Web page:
The results of the girl’s lies are that women rounded up as witches. And the Salam Witch Trials begin. The trials are not shown, but the results are clear as more and more women are forced by the Deputy Governor Danforth (a regal and heartless Ciarán Hinds) to confess or die. And, in confessing, they are forced to name other witches. The number of women accused of witchcraft swell from 5 to 69 to over 130.

Saoirse Ronan, Elizabeth Teeter, Ashlei Sharpe Chestnut, Erin Whilhelmi and Ben Whishaw (Jan Versweyveld)

Saoirse Ronan, Elizabeth Teeter, Ashlei Sharpe Chestnut, Erin Whilhelmi and Ben Whishaw (Jan Versweyveld)

Later, with over a hundred women charged of witchcraft and dozens rotting in prison, including his wife Goody, John Proctor tries to present evidence that would clear the women. His plan relies on the girls breaking down and agreeing to tell the truth. When it looks like it might, Abigail uses the rest of the girls to accuse the only truth teller of being held in Satan’s thrall. Despite Reverend Hale’s support, John Proctor and the other men are seen as liars and obstructers of justice. The mad rush to judgment and punishment cannot be slowed, much less stopped.

The final group of people that is waiting for this show are the dedicated theatergoers, who wonder how this show compares on a number of criteria. Here the verdict is mixed. Philip Glass’ score is amazing, and this is from someone with a preset disposition against Philip Glass. Here his music is elemental, hypnotic and organic in all the right ways. It builds on tension without ever over-powering the piece. Ivo Van Hove’s direction here is excellent, but not the staggering success of the recent View From a Bridge. The Crucible is longer, bigger and more complex than A View, so it cannot be stripped and deconstructed the same way. I have never seen the show done before, but Mr. Van Hove seems to have streamlined the sets and costumes to bring the immediacy to it, but it does take a long time to get to an ending that we know will happen at the end of act III.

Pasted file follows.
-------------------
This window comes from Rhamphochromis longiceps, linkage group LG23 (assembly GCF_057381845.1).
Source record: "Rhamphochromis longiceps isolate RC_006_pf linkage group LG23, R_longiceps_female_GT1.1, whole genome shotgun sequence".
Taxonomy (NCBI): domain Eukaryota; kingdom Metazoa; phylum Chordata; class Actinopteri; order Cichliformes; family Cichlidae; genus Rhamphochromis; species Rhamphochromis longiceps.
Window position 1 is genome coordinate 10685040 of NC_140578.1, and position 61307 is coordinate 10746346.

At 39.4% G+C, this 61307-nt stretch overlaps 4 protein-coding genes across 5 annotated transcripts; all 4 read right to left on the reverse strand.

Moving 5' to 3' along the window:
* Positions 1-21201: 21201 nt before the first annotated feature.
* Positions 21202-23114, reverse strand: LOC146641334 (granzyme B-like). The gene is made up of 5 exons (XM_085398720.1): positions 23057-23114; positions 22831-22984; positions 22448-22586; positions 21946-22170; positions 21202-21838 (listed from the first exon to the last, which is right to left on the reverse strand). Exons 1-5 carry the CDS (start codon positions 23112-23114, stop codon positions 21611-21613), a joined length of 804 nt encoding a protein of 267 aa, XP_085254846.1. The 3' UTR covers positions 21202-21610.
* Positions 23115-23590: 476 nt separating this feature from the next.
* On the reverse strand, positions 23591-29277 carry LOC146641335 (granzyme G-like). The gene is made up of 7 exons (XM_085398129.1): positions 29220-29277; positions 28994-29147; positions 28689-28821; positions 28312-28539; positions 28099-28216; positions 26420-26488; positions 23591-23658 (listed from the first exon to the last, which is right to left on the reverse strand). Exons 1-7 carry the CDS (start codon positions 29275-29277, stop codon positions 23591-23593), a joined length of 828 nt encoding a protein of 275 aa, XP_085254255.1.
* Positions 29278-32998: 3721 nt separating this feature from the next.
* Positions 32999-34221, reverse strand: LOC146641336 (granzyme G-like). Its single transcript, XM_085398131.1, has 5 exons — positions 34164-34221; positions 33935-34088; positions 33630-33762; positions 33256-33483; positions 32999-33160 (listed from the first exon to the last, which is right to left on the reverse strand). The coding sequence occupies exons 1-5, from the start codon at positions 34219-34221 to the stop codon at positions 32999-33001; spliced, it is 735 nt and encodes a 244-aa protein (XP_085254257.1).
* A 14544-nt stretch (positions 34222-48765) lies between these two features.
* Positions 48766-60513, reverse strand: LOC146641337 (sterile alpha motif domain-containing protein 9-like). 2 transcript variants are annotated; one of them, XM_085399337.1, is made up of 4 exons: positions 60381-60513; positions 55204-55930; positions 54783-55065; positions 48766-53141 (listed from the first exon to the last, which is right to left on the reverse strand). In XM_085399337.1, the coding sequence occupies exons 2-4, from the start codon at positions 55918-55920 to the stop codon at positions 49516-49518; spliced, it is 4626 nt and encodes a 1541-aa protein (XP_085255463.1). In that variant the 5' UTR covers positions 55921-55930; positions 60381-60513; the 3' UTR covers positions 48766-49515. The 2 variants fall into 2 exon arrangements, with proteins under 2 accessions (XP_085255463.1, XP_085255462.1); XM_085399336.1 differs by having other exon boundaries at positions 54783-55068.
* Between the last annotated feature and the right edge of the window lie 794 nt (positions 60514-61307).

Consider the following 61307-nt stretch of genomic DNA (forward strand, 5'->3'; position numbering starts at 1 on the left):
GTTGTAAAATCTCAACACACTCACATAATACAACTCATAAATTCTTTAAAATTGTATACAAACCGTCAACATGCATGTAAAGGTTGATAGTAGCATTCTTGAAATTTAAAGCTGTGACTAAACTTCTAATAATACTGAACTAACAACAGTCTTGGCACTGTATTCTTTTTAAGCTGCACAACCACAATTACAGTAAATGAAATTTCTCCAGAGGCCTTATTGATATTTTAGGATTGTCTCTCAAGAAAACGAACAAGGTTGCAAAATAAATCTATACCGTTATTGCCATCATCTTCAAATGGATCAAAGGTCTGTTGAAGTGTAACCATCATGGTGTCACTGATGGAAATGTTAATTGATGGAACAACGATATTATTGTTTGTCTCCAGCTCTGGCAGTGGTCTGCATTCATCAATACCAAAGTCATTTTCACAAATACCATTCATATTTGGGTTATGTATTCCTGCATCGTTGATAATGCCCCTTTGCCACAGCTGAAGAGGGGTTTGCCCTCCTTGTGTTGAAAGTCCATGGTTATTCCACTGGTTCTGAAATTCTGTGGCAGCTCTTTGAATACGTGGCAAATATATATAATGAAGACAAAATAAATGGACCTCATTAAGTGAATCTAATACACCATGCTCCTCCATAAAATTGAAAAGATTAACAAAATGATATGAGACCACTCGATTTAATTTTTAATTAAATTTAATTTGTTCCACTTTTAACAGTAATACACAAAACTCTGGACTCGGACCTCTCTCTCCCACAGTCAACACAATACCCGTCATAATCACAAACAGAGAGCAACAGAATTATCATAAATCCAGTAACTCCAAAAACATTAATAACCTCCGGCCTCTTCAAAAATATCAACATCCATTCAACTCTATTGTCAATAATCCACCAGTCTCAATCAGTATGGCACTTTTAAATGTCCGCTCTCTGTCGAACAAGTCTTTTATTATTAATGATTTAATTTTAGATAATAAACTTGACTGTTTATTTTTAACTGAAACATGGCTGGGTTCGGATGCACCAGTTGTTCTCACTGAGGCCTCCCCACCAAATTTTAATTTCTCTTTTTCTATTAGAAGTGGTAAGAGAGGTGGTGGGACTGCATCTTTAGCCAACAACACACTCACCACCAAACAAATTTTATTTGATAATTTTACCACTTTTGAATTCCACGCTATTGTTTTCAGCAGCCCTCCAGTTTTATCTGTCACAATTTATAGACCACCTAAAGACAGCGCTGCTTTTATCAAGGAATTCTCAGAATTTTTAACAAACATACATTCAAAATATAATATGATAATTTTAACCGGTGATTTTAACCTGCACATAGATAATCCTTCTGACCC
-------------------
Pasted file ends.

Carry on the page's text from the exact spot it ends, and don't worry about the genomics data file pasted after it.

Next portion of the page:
The Crucible | Playwright: Arthur Miller | Director: Ivo Van Hove | Cast: Ben Whishaw, Sophie Okonedo, Ciarán Hinds, Saorise Ronan, Bill Camp, Tavi Gevinson, Jason Butler Harner, Tina Benko, Jenny Jules, Thomas Jay Rayn, Brenda Wehle


Wolf In The River Teeters Between Fantastic and Overwrought

Adam Rapp’s new play at The Flea, Wolf in the River offers episodic glimpses at people on the brittle edge of America. Broken by abandonment, these flickering images sometimes offer insight and other times only confuse the audience. It is theater for those who like their theater to challenge them with ideas and images as much as story. Wolf in the River is lifted highest by the work of Jack Ellis as “The Man”, in a role that is part preacher and part carnivore.